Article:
Star Trek has not given more weight to emotions than all other SF franchises, nor is it weird to do so.
- Star Wars: "Fear is the path to the dark side. Fear leads to anger. Anger leads to hate. Hate leads to suffering."
- Babylon 5: "what I wanted to do with making this show, was in large measure to examine the issues and emotions and events that precede a war, precipitate a war, the effects of the war itself, the end of the war and the aftermath of the war. The war is hardware; the people are at the center of the story." —J. Michael Straczynski
- Battlestar Galactica: the development of Cylons who can have emotions is crucial to the plot from the very beginning, and their emotions (as well as the humans') are important drivers of the story.
- Honorverse: the main character is empathically bonded to a "treecat"; in later stories she develops a general empathic talent
- A.I. Artificial Intelligence: it's the whole damn point
- The Foreigner Series has humans sharing a planet with aliens who do not feel love or friendship but have an equally powerful emotion called man'chi driving them that is similar to (but not the same as) human loyalty and lies at the core of their politics. Misunderstanding this caused a war when the species started to interact and they have strictly regulated their interactions since.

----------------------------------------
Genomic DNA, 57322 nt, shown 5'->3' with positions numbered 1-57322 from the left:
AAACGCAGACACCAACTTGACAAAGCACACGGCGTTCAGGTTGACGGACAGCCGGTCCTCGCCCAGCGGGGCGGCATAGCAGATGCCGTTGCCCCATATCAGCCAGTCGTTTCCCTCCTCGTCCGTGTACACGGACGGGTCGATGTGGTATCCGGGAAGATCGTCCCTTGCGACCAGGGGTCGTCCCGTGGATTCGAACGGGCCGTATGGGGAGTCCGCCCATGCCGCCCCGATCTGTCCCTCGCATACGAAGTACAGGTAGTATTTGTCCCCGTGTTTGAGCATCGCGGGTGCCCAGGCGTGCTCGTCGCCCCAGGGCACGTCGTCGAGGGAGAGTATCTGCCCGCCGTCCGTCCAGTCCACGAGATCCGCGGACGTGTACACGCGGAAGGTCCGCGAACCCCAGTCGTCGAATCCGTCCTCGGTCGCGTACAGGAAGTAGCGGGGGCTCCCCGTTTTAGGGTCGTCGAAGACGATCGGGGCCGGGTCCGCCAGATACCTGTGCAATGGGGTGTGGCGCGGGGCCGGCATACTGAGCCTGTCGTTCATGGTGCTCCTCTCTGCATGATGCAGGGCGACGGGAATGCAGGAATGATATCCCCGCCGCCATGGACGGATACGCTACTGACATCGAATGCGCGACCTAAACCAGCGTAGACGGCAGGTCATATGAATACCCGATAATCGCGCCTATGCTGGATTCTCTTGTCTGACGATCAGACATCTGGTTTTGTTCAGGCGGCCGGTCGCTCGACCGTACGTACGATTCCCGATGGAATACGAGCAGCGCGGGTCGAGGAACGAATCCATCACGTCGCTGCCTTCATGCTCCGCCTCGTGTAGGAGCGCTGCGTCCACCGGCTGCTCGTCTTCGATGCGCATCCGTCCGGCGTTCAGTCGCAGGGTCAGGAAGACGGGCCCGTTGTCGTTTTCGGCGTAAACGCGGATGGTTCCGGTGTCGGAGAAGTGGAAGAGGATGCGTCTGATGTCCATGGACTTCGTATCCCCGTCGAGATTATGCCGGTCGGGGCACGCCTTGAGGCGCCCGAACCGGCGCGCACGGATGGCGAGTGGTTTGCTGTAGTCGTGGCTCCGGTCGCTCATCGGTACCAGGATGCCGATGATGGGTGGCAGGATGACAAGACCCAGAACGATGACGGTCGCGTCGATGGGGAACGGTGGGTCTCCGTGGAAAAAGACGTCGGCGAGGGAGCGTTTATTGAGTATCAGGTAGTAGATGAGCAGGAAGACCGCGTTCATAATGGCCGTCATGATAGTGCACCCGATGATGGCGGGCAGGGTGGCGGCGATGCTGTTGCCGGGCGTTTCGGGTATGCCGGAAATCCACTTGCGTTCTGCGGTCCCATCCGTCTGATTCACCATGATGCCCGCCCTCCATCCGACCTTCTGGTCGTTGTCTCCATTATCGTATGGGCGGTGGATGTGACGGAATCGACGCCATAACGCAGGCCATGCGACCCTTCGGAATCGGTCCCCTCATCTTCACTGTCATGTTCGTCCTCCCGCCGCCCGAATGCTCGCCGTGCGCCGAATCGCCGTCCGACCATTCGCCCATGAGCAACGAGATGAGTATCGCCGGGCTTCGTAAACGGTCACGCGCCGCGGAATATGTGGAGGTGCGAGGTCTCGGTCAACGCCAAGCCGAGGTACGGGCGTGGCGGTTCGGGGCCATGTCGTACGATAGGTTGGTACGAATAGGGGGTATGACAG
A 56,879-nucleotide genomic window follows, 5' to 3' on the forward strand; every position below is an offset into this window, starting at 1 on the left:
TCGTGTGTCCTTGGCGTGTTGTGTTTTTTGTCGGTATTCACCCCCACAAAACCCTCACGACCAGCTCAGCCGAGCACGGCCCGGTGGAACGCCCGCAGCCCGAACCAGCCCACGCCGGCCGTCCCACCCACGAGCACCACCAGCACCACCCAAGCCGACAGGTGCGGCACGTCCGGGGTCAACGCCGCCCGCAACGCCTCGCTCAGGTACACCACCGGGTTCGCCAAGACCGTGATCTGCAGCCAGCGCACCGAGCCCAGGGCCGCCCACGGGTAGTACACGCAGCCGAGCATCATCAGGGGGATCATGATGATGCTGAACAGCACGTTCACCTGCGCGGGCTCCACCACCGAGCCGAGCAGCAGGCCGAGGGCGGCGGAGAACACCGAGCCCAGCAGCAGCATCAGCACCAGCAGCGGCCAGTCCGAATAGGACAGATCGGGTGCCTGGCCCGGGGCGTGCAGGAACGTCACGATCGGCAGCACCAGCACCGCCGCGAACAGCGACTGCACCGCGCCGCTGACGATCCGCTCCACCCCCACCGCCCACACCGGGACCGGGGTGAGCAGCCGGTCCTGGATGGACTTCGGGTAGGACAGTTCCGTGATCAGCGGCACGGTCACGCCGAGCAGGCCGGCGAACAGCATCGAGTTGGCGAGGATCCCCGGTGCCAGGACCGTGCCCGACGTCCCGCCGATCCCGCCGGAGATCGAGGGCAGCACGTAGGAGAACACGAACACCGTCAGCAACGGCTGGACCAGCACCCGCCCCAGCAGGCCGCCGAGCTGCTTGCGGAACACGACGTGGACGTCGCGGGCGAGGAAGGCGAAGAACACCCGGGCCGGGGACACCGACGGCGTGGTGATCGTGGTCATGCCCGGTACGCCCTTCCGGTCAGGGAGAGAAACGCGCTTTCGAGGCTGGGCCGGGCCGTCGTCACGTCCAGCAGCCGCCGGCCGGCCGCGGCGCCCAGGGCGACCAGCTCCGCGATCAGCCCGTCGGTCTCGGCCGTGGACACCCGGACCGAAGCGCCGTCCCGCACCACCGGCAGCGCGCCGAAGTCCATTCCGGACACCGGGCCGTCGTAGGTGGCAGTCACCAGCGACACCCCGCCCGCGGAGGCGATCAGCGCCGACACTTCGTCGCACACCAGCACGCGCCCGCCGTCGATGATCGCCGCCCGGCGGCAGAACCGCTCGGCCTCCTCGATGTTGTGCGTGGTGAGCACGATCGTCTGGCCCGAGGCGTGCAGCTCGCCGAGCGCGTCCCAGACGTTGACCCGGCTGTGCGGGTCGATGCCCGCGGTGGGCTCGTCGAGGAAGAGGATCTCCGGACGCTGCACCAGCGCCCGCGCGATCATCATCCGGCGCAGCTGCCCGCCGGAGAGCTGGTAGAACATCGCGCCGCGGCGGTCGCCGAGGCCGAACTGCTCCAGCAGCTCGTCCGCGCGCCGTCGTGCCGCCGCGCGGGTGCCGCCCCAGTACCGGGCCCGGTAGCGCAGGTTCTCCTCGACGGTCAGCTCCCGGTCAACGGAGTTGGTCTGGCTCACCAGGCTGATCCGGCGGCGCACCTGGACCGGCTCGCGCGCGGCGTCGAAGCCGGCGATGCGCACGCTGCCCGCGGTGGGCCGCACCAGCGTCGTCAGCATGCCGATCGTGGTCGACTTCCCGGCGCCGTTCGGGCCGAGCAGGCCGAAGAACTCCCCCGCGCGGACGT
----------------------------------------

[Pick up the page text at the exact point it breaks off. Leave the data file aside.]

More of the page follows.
Need I continue? Basically, making emotions important happens naturally in most "soft" science fiction stories, and most SF has been at least partially "soft" since the 1970s - Star Trek can be seen as rather avant garde in that respect. Basically, the overwhelming view is now that SF is about people as much as about spaceships and rayguns, and emotions are what make people tick.
Another perspective: the three examples you cite where emotions are given "weight" in Star Trek are really gimmicks that are used in all kinds of SF and fantasy stories:
- Vulcans and Betazoids are aliens, and if you want an alien race to not just be humans that look strange, you need to make them somehow fundamentally different, and making their emotions work different is an easy and effective way to achieve that (and one that does not require expensive special effects). See my last example for a similar case.
- Data's "emotion chip" - that robots/androids have no emotions but are curious about them, or that complications ensue when they get them, must be one of the most worn-out tropes about robots out there (going all the way back to the Tin Man of Oz). I doubt there is any franchise where robots play a significant part that hasn't done this at one point or another.